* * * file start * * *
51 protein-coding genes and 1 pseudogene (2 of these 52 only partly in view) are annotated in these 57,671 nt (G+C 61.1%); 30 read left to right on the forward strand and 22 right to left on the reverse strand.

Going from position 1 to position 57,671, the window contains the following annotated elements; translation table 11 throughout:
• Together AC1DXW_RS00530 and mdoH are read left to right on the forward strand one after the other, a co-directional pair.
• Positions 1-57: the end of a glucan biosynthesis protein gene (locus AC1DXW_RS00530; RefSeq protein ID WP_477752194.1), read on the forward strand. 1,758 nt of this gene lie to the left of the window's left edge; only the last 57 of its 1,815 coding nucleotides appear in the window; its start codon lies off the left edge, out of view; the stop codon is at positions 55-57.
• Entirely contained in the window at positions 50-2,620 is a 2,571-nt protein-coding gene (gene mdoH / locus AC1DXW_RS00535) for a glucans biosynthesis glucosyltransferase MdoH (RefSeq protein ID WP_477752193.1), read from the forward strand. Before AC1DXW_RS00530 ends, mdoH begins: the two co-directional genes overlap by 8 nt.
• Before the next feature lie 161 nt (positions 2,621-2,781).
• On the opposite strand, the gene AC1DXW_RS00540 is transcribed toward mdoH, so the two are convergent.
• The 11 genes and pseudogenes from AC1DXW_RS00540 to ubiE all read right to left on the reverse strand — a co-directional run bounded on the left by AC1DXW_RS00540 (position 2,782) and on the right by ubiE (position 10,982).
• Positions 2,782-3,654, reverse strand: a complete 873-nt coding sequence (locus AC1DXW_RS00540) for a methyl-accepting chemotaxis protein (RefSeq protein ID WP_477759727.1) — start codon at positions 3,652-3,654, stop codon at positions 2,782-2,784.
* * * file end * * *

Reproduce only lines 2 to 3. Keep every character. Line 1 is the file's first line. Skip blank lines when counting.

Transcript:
Going from position 1 to position 57,671, the window contains the following annotated elements; translation table 11 throughout:
• Together AC1DXW_RS00530 and mdoH are read left to right on the forward strand one after the other, a co-directional pair.